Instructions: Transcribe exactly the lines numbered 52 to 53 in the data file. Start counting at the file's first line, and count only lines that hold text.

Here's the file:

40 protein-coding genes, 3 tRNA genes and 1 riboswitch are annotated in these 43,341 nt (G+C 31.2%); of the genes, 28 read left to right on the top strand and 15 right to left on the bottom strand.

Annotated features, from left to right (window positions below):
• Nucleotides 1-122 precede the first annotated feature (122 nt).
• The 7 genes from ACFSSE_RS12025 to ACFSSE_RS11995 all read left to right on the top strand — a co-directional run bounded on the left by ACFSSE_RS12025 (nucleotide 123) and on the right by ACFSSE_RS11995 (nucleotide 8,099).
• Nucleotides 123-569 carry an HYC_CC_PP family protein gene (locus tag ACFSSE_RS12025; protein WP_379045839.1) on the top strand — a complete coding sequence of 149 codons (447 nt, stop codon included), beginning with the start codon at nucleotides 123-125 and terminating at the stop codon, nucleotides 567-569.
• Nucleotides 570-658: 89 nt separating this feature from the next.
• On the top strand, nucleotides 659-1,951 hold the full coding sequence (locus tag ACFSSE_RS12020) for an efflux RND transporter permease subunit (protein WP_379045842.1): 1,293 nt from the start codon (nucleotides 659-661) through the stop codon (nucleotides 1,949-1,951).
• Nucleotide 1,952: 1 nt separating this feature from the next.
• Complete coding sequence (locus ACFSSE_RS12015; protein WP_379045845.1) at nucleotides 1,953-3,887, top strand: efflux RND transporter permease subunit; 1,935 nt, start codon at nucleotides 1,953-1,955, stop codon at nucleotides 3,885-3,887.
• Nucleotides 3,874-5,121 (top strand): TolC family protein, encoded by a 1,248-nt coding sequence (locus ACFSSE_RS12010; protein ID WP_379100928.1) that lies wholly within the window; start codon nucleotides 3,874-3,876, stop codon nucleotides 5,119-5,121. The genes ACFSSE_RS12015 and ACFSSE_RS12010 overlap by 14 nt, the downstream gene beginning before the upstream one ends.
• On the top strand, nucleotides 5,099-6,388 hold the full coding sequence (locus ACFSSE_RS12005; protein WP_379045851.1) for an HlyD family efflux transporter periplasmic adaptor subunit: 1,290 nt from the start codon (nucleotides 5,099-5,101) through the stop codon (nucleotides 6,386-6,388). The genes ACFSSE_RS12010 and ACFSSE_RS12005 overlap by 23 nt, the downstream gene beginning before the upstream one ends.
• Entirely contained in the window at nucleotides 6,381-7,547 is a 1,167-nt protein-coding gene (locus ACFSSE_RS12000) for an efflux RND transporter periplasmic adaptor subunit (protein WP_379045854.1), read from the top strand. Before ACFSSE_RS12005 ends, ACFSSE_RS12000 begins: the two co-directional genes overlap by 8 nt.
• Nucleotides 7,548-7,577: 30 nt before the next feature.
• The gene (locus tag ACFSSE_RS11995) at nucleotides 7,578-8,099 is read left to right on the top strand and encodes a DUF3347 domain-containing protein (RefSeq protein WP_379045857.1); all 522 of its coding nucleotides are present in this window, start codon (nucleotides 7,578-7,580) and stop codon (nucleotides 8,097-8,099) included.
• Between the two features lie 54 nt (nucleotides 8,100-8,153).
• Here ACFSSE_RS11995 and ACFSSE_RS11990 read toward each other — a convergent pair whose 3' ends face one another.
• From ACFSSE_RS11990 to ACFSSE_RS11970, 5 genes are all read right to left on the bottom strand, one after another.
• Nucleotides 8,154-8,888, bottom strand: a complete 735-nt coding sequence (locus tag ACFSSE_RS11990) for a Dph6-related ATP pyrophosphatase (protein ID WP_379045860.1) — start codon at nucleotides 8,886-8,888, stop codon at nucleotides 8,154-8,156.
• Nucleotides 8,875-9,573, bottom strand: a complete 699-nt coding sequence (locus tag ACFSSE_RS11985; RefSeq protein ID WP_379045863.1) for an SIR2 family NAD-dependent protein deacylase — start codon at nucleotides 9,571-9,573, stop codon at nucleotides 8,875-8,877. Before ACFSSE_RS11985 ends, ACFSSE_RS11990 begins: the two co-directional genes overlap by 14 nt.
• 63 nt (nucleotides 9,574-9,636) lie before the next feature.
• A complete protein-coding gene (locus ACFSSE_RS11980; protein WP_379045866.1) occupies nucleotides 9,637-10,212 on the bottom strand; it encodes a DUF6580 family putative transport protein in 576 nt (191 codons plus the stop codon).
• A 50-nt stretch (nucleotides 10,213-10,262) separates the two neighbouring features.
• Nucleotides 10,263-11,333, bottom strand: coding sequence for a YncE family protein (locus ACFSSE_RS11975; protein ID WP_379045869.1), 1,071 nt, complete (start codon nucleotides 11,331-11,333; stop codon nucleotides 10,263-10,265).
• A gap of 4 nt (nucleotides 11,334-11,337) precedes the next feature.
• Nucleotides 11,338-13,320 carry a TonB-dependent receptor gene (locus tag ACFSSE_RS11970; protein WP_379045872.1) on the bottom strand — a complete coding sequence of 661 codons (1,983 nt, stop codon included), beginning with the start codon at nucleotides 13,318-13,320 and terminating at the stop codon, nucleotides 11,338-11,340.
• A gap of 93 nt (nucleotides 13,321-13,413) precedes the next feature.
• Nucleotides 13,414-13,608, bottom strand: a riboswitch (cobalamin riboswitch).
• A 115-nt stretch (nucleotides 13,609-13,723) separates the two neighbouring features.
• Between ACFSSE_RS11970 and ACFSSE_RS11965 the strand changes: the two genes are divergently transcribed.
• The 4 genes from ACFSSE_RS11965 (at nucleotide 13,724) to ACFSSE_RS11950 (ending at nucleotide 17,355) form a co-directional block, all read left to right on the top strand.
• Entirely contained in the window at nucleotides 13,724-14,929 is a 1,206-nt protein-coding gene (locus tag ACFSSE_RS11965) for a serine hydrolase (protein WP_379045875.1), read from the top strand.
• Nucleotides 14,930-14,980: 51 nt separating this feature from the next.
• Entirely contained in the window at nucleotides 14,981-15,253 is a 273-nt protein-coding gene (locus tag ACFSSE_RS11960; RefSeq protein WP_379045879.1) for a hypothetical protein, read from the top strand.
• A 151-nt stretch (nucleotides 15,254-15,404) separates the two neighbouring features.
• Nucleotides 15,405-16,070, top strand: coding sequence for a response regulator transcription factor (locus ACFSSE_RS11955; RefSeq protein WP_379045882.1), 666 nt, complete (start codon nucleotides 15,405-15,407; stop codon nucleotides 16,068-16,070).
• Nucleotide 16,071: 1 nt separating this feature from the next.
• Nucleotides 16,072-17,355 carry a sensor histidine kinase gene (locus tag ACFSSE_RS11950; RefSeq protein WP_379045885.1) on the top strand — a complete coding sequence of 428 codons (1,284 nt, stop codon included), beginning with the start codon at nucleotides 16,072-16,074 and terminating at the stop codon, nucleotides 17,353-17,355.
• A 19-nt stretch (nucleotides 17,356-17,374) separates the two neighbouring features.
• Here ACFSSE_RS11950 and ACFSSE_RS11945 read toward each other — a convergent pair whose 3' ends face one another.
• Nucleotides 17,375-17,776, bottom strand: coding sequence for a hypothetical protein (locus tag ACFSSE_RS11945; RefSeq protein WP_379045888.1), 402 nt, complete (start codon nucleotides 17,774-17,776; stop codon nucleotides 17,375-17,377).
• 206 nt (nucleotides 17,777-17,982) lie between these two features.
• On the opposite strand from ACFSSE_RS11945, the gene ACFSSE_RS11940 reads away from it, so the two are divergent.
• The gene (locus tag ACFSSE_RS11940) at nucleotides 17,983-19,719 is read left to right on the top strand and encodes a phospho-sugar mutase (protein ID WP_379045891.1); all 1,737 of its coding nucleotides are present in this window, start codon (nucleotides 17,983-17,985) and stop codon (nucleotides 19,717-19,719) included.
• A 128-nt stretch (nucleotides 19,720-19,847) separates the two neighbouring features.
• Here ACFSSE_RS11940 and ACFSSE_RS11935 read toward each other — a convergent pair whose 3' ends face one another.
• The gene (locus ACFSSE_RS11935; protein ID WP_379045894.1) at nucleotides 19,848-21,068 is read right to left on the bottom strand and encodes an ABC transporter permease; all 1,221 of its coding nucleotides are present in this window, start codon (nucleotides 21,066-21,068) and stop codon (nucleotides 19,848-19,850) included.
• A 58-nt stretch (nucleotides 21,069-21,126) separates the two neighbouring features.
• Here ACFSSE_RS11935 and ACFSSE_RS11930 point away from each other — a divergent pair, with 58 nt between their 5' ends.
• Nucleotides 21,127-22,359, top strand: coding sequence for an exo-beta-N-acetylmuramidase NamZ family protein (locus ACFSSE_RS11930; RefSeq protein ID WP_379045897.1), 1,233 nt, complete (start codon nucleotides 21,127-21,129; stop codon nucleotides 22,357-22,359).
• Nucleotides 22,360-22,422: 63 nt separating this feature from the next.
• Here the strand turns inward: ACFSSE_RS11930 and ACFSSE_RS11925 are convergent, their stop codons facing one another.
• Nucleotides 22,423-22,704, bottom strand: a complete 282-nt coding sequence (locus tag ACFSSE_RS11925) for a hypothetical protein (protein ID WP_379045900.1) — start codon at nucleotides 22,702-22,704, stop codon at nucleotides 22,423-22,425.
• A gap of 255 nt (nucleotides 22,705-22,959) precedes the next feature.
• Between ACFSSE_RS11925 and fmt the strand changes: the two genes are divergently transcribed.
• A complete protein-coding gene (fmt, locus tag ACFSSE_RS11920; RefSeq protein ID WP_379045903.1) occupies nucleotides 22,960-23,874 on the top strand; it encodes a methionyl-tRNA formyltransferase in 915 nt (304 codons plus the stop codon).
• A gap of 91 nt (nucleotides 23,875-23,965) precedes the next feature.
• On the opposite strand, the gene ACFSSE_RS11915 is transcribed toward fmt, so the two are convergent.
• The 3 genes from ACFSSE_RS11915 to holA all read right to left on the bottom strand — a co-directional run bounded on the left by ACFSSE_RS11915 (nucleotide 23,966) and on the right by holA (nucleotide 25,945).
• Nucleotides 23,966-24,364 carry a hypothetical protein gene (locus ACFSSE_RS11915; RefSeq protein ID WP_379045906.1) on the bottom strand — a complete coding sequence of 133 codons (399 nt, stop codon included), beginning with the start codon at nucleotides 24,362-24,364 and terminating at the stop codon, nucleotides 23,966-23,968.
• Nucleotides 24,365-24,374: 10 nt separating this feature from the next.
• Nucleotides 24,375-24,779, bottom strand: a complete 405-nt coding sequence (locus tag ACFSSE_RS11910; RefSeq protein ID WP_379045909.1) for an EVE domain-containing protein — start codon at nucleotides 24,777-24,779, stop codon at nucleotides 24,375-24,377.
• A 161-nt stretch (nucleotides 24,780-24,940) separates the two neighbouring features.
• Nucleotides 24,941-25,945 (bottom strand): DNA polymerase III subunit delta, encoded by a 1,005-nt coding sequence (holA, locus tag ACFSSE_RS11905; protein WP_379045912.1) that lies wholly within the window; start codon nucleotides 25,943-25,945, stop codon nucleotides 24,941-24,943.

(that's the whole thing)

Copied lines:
• Nucleotides 22,423-22,704, bottom strand: a complete 282-nt coding sequence (locus tag ACFSSE_RS11925) for a hypothetical protein (protein ID WP_379045900.1) — start codon at nucleotides 22,702-22,704, stop codon at nucleotides 22,423-22,425.
• A gap of 255 nt (nucleotides 22,705-22,959) precedes the next feature.